Nkasa Rupara National Park: Wilderness unleashed
For the true adventurers seeking a raw and authentic African experience, Nkasa Rupara National Park is a dream come true. This vast wetland area offers an extraordinary wilderness waiting to be explored. The park’s diverse landscape, from lush marshes and dense savannah to tall river reeds, creates an ideal habitat for an array of wildlife, including large herds of elephants during the dry season. As a vital part of KAZA, Nkasa Rupara National Park stands as a shining example of cross-border cooperation in preserving biodiversity.
Mangetti National Park: Conservation and community support
Situated southwest of Rundu, Mangetti National Park embodies Namibia’s commitment to conservation and community support. Jointly managed by the Ukwangali Traditional Authority, the park protects wildlife and vegetation while providing socio-economic benefits to local communities. Mangetti offers an abundance of wildlife, including eland, blue wildebeest, leopard, hyena, elephant, rhino, giraffe and the rare sable antelope. Notably, the park is a sanctuary for the African wild dog.
Khaudum National Park: The forgotten wilderness
Nestled in Namibia’s Kavango East Region, Khaudum National Park remains a hidden gem, rarely visited, and wonderfully wild. Adventurers seeking an off-the-beaten-path experience will find solace here. Traverse rugged 4×4 trails that weave through plains and thick Kalahari forests. Witness large herds of elephants and the endangered African wild dog in this protected haven. Khaudum is unique in that it allows wildlife to pursue hereditary migratory routes, linking Namibia, Botswana and Angola. Khaudum’s open-park system supports various wildlife year-round, including rare species like roan antelope. The park’s existence has also fostered conservation-driven community development in surrounding conservancies, benefiting both wildlife and rural communities.
Mudumu National Park: Water and wildlife in abundance
Mudumu National Park boasts an incredible diversity of landscapes, from thick mopane forests to wide floodplains. The Kwando River, the lifeblood of the region, supports a variety of water-loving creatures like elephants, hippos, otters and crocodiles. Rare species, including the red lechwe and sitatunga antelope, thrive in Mudumu’s unique ecosystem. The absence of fences allows elephants and other wildlife to freely migrate between Namibia, Botswana and Angola. Lions, leopards, hyenas and wild dogs roam freely, making Mudumu an environment rich in predators. The park’s conservation efforts have facilitated the reintroduction of various animal species into the region.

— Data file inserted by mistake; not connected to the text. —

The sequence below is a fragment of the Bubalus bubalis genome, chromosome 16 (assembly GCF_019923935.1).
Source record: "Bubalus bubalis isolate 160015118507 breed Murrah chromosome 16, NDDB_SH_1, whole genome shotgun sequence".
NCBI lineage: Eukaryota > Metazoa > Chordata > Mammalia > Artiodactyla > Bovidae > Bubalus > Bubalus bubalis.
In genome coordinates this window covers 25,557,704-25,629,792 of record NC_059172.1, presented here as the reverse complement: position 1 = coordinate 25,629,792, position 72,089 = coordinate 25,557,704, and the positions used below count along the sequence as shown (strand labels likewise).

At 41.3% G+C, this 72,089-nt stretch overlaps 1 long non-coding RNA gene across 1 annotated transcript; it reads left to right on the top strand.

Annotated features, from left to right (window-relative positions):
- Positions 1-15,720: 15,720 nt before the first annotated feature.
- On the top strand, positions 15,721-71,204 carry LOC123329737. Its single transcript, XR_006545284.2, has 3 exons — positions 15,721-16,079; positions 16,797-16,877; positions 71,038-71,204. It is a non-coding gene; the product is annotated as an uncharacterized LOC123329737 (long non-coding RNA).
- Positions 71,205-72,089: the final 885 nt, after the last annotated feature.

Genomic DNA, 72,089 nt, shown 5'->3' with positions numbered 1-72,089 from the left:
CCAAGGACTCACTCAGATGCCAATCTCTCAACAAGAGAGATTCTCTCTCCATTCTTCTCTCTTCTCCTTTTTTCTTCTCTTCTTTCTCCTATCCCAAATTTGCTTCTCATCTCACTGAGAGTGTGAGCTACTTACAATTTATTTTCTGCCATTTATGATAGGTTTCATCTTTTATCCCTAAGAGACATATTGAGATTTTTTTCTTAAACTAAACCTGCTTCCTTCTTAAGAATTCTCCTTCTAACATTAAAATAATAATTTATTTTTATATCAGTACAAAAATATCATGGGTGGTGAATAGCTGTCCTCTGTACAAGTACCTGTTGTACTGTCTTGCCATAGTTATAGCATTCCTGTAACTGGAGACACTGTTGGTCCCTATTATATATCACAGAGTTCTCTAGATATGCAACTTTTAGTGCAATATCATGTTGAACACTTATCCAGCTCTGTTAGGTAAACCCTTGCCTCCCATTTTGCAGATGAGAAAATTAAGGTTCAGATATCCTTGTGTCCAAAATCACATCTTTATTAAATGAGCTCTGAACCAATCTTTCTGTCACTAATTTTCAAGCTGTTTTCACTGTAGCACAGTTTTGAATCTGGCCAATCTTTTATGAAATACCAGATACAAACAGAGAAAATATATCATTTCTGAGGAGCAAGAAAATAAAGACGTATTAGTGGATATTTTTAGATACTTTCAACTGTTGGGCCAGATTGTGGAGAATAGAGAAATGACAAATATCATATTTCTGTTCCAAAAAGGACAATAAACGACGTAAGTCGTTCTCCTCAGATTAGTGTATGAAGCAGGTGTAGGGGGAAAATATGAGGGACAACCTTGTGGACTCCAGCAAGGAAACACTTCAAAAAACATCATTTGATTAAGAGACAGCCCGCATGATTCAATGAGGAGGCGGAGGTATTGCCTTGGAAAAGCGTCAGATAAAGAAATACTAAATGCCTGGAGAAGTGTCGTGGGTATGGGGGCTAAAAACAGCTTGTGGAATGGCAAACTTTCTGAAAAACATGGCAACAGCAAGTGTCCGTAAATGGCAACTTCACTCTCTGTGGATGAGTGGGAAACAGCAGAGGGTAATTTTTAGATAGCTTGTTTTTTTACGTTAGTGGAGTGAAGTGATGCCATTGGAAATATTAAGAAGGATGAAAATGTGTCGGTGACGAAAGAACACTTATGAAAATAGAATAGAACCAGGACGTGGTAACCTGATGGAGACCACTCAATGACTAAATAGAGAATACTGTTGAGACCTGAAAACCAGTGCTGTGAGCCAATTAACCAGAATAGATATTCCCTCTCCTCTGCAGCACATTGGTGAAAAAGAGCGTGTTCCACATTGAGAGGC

Etosha National Park: The spectacle of wildlife
Etosha National Park is certainly the stage for one of the world’s most remarkable wildlife spectacles. Here, amidst the vast plains and immense white clay pan, you can encounter herds of elephants, lion prides and members of the largest population of rare black rhinos. Etosha is home to an astounding diversity of wildlife: 114 large and small animal species and 340 bird species. Explore the park’s 763 kilometres of open roads and be thrilled by the sight of animals on the plains, at waterholes or traversing the bushlands. Watch wildebeest herds, ostrich flocks and zebras in single file emerge from the heat haze to drink at the edge of the magnificent Etosha Pan. At the park’s 86 springs, fountains and waterholes you can witness springbok pronking, jackals prancing and giraffes cautiously approaching the water, trying to elude the large predators that roam the vicinity. Don’t miss the chance to experience the magic of Etosha’s floodlit waterholes at night – be prepared for unexpected wildlife encounters.
Beyond the allure of adventure lies a profound responsibility to protect the splendour of these untamed realms for generations to come. Read more about each of Namibia’s national parks and conservation areas on www.thisisnamibia.com.